Chicago

Restaurants in Chicago

Chicago restaurants reflect the city’s diversity and richness: deep-dish pizza, hot dogs piled high with fixins’, restaurants helmed by celebrity chefs, and entire neighborhoods dedicated to certain culinary delights, like Greektown and Chinatown. For an unmatched view of the Chicago waterfront, try Riva on the Navy Pier. Their menu includes classic seafood dishes like oysters, lobster corn bisque and crab cakes, as well as a selection of steaks and a number of modern twists on traditional dishes. The food is matched only by the incredible view of Chicago’s skyline.

The Michelin-starred Allium Chicago, a foodie favorite, is a classically American dining experience for a classically American city – with a farm-to-table twist. The establishment serves up menus inspired by Chicago’s local markets – seasonal vegetables and cheeses, an assortment of local meats, and Chicago classics like the Chicago Style Hot Dog with “homemade everything.” Chicago restaurants are also indebted to the lunch counter scene of the 1960s; for a taste of that old vibe, visit Paul Kahan’s Blackbird Dining Room. This Chicago restaurant merges minimalism with farm-fresh dining for an unforgettable experience.

Inspired by the street vendors of Mexico, chef Rick Bayless developed Frontera Fresco, a casual restaurant located on the seventh floor of Macy’s.

Since it first opened in 1967, Wolfy's has been known for its take on the traditional Chicago-style hot dog.

Set in Wicker Park, this Japanese restaurant is known for its pricey but high-quality sushi. Patrons recommend dining on the candlelit outside patio or the upstairs lounge, a smaller, quieter space than its downstairs counterpart.

Bringing the freshest fish to Lincoln Square, Tank has quickly become the neighborhood’s go-to place for sushi. Sleek black furniture fills the bright, narrow dining room, which is also adorned with hardwood floors and fish-themed stained glass.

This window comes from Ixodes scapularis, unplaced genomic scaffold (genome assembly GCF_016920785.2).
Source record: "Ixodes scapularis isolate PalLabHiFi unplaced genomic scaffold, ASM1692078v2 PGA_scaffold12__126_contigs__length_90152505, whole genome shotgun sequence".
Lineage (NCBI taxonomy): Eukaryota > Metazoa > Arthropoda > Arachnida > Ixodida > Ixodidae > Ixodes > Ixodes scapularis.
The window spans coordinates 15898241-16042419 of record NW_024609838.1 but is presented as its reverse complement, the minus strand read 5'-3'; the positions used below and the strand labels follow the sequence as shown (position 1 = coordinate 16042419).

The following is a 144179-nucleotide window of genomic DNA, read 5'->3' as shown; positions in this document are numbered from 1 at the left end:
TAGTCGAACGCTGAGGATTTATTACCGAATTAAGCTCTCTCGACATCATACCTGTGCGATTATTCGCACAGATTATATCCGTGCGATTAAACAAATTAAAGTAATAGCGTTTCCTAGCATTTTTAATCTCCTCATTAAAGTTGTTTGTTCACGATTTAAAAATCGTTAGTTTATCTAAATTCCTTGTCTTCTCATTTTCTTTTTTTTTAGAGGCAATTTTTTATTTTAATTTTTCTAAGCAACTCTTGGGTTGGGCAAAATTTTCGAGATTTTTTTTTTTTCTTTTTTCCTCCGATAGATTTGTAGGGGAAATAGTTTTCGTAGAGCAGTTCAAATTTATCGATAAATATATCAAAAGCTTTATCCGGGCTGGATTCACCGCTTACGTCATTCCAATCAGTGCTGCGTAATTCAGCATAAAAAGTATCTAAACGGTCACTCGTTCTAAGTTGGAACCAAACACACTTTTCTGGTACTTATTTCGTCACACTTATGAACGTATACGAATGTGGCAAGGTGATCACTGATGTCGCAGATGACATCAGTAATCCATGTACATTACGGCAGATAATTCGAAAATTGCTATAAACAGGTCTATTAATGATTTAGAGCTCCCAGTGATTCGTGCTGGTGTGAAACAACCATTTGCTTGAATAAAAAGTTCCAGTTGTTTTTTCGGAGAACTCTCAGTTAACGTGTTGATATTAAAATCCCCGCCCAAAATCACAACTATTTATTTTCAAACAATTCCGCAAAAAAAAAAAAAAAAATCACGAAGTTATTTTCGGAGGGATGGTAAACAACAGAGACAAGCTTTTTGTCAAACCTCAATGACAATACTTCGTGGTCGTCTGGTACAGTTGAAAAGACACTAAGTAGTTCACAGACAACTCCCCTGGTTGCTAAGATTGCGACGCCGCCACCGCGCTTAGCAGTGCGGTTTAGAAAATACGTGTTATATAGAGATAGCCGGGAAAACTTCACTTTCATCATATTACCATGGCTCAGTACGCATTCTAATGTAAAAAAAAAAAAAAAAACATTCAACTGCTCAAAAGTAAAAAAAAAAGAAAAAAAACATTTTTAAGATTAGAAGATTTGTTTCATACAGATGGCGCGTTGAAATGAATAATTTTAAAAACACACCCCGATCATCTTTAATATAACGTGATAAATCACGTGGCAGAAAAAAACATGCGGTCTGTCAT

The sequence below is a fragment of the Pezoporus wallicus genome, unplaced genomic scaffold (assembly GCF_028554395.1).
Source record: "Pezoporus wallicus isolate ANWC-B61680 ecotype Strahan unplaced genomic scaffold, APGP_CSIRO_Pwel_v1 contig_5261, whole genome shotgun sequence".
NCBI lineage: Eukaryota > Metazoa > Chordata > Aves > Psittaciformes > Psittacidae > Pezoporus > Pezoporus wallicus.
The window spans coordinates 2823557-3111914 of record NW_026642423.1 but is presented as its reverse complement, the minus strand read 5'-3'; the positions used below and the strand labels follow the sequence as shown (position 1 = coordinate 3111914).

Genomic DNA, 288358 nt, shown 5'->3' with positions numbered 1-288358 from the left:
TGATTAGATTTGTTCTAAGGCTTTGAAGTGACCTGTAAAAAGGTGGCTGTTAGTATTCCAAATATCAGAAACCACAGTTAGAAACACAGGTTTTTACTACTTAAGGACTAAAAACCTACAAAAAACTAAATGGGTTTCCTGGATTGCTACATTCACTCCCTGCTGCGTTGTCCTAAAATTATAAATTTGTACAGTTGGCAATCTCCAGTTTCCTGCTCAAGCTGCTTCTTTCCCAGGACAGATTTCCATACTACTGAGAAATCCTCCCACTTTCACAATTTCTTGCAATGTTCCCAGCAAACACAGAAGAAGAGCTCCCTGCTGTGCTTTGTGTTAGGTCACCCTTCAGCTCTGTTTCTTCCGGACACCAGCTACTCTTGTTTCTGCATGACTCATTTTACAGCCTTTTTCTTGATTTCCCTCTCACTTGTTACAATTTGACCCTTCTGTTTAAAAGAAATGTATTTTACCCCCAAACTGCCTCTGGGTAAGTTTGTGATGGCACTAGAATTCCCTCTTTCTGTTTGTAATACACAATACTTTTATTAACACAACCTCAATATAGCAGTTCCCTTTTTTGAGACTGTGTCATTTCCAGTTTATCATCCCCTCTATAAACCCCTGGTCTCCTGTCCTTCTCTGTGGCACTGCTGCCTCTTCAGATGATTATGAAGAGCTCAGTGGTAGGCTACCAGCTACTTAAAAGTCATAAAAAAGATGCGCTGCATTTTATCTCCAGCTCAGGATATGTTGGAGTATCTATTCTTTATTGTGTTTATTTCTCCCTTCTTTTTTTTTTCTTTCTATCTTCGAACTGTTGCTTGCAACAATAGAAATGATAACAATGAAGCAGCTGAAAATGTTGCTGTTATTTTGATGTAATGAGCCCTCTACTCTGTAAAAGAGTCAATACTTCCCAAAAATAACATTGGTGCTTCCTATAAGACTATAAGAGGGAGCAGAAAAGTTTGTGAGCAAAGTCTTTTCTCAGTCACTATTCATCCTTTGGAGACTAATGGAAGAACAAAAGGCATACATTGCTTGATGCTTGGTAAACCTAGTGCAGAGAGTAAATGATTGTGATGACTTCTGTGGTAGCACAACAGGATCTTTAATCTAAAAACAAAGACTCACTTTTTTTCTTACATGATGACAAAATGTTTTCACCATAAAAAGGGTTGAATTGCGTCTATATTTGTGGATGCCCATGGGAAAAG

While seated on plush, dark brown banquettes, surrounded by a floor-to-ceiling water wall, mirrored columns, and color-changing neon lights, patrons quickly realize that N9NE is a far from traditional steakhouse.

Unless you knew to look for it, you’d probably never notice the dingy storefront of this local secret—and that would be a shame.

Designed to share, the small plates at Quartino are reasonably priced (around $10 each), making it a popular spot for group dinners. Although the interior feels more like a neighborhood deli with hanging meats and glass display cases, the outdoor patio is a comfortable spot to dine.

Located in an old train car, this Lakeview landmark serves greasy spoon specialties on paper plates 24 hours a day.

Homegrown seasonal veggies take the limelight at this trendy “flexitarian” (mostly vegetarian) eatery owned by James Beard Award-winning chef Shawn McClain.

Priscila Satkoff, who grew up in Mexico City, opened Salpicón in 1995 after realizing the shortage of authentic yet modern Mexican cuisine in Chicago.

This hip Windy City café is another big supporter of fresh ingredients from regional markets and farmers. There's always a "griddle cake" on the menu, but the ingredients change according to season and whim.

Don't be fooled by its shabby appearance. When Danny Meyer was developing the Shake Shack menu, he turned to this 1980s strip-mall relic for frankfurter inspiration. And these char-grilled jobs remain Meyer's favorite bun-pocketed specimens outside New York.